ERIC Educational Resources Information Center

    Monroy, Joanie K.

    2012-01-01

    Research in effective programming for English language learners has demonstrated the efficacy of dual language education as a model for closing persistent achievement gaps for this growing population of students. With goals of high academic achievement, linguistic proficiency in two languages, and cross-cultural proficiency, dual language…

  18. Cross-Language Transfer in English Immersion Programs in Germany: Reading Comprehension and Reading Fluency

    ERIC Educational Resources Information Center

    Gebauer, Sandra Kristina; Zaunbauer, Anna C. M.; Moller, Jens

    2013-01-01

    Cross-language effects on reading skills are of particular interest in the context of foreign language immersion programs. Although there is an extensive literature on cross-language effects on reading in general, research focusing on immersion students and including different dimensions of reading acquisition such as reading fluency and reading…

  19. Funding Policy for Language Programs = Politique de financement des programmes de langue.

    ERIC Educational Resources Information Center

    Manitoba Dept. of Education and Training, Winnipeg.

    This policy statement, presented in both English and French, describes the funding support available for heritage language and English-as-a-Second-Language (ESL) programs for K-12 students in the province of Manitoba, Canada. The two parts of the statement, headed "Heritage Language Instruction" and "ESL for Students with Limited Proficiency in…

  20. The English Language Learner Program Survey for Principals. REL 2014-027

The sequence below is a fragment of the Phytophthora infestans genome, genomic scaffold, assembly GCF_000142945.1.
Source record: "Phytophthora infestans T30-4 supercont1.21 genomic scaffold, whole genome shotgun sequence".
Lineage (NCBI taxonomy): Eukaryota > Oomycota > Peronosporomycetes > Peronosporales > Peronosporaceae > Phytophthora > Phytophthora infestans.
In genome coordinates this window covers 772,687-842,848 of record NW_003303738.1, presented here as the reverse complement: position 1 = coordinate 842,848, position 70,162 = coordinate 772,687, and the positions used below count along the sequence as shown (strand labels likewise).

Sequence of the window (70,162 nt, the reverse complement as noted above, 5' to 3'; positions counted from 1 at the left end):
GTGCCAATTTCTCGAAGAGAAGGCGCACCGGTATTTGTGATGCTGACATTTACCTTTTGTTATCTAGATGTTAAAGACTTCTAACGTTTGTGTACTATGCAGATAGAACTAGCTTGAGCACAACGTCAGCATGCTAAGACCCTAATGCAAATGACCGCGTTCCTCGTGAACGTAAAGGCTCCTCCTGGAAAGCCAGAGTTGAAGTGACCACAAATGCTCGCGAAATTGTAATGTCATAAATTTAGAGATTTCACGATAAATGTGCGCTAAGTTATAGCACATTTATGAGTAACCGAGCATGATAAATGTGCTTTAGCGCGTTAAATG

ERIC Educational Resources Information Center

    Grady, Matthew W.; O'Dwyer, Laura M.

    2014-01-01

    REL Northeast & Islands at Education Development Center, in partnership with the English Language Learners Alliance, has developed a new survey tool--The English Language Learner Program Survey for Principals--to help state education departments collect consistent data on the education of English language learner students. Designed for school…

  1. C-Language Integrated Production System, Version 5.1

    NASA Technical Reports Server (NTRS)

    Riley, Gary; Donnell, Brian; Ly, Huyen-Anh VU; Culbert, Chris; Savely, Robert T.; Mccoy, Daniel J.; Giarratano, Joseph

    1992-01-01

    CLIPS 5.1 provides cohesive software tool for handling wide variety of knowledge with support for three different programming paradigms: rule-based, object-oriented, and procedural. Rule-based programming provides representation of knowledge by use of heuristics. Object-oriented programming enables modeling of complex systems as modular components. Procedural programming enables CLIPS to represent knowledge in ways similar to those allowed in such languages as C, Pascal, Ada, and LISP. Working with CLIPS 5.1, one can develop expert-system software by use of rule-based programming only, object-oriented programming only, procedural programming only, or combinations of the three.